8 ways to create activities for children in a safe environment – part 3
The described methodology of organising activities for children in free, safe and inclusive environments was the outcome of the “Playground Without Borders” project. The project that took place in Tschierv, Switzerland (2014) aimed to gather organisations working with children in a joint project with the idea to create a week-long programme for children fostering education, creativity and inclusion in drug-free environments.
Here are 8 steps on how to do that (continued):
3. Dynamics of the organising team: Organisation and communication
What is the team that you have at hand? Are they motivated and on board with the idea?
– Build a structure for implementing the activities
It is better to know that you can count on three people than to presume that you can count on thirty.
The best way to familiarise the potential team members with the activity is to organise a small workshop/presentation/meeting. Your potential team members can be found among your co-workers, volunteers, partners from another organisation, youth leaders, parents …
Keep your presentation simple. The idea is to give the audience a sense of your activity and the reason behind it, and at the same time to motivate them to give feedback and to engage themselves. Regardless of whether or not the team engagement offers a monetary compensation, you should aim to create a good feeling about the activity and present it as an opportunity for them to contribute to the content.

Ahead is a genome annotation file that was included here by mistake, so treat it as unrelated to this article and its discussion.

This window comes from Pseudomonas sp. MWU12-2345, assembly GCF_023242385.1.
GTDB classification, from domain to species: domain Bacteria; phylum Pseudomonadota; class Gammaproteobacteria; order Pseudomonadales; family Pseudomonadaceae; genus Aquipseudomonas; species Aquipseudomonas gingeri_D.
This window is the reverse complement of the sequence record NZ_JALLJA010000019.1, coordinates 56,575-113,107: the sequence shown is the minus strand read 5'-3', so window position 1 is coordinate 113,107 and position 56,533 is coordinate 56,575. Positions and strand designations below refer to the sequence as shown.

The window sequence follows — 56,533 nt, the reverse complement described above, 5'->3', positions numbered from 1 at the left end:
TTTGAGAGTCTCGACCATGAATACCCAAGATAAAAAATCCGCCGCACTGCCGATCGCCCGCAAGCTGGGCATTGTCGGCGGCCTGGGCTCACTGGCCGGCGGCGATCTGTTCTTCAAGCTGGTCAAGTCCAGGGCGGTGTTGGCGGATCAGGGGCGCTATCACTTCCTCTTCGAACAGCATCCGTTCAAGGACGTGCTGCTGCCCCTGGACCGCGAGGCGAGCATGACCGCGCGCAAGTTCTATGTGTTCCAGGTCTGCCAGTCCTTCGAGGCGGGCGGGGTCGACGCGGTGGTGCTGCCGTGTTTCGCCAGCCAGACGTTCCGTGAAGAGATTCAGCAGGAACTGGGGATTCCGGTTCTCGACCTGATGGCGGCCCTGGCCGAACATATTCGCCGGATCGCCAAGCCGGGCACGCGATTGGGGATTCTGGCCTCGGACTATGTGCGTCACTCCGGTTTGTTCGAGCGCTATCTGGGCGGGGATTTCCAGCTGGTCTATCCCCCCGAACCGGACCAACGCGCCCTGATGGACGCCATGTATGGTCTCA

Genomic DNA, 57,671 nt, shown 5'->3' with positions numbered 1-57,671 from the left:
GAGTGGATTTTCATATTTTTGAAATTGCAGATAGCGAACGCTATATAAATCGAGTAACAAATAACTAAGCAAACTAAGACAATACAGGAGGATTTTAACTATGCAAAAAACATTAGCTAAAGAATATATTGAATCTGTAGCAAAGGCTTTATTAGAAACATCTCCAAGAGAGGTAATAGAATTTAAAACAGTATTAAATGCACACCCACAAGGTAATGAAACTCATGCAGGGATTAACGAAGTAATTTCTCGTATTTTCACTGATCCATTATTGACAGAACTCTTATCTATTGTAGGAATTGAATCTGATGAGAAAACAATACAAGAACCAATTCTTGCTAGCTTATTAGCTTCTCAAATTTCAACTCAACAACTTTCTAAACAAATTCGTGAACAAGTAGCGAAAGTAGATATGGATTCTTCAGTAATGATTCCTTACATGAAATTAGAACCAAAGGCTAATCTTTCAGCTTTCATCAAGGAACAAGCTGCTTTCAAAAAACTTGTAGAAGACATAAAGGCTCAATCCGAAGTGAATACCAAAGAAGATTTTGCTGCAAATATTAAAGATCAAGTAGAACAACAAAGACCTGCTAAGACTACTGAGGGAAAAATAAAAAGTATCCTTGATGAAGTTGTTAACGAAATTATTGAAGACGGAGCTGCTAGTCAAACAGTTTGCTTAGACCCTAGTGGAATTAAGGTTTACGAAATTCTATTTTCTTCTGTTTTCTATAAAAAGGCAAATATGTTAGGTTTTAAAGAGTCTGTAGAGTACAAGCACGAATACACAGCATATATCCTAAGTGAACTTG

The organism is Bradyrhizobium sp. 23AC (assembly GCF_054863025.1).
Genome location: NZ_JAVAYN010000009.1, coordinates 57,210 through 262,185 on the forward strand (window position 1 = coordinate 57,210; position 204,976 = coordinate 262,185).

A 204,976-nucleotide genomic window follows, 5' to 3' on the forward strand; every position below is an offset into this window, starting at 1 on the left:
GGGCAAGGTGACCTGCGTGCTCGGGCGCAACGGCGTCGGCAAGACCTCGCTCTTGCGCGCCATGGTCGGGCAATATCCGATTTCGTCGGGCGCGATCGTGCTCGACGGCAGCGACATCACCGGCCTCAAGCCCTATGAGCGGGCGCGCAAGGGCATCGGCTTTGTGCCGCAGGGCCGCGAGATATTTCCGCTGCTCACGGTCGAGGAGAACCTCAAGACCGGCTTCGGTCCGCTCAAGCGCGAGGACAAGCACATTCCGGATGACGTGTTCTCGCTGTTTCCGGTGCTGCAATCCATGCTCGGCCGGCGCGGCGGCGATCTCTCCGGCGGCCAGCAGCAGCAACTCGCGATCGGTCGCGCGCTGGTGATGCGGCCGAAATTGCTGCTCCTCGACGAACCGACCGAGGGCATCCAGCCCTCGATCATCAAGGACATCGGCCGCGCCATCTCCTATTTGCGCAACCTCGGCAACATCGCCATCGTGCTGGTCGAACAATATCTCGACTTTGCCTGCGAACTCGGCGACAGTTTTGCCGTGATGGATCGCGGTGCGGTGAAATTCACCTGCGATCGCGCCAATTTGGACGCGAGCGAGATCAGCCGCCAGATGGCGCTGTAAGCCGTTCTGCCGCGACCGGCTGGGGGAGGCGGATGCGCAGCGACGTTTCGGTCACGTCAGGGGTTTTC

After the presentation, make sure that you have a list of people who are interested to continue working on the event, their interests and time availability. Follow up with a meeting where you plan further, in more detail, and understand the comments and suggestions that the team has for the idea. Conclude with having a timeframe and a common understanding of where you are headed with the event.
– Create a list of terms and rules (communicated orally or in writing) for the management of the team
Setting these terms and rules is just as important as setting the “rules of the house” for the children. In this case, you do not have to have the rules in writing: they can also be communicated orally. The terms and rules will help you to create a clear view of how the activity will be managed, who is responding to whom and who takes responsibility for the different parts of the event.
– Determine rules and responsibilities for the team (a workshop contract)
Aside from setting the general rules, it is useful to set the rules and responsibilities for each individual. If the individual is supposed to be partially involved, or has the responsibility for one session or workshop throughout the activity, then it would be good to specify the expectations and to set what is needed and what can be offered. Knowing the expectations can bring value to the team, and at the same time it can enable the individual to have a clear view and control of his or her efforts and contributions. To be continued..
Author: Vasilka Lalevska
2nd part Organisation/Logistical preparation: https://www.childinthecity.org/2016/02/12/8-ways-to-create-activities-for-children-in-a-safe-environment-2/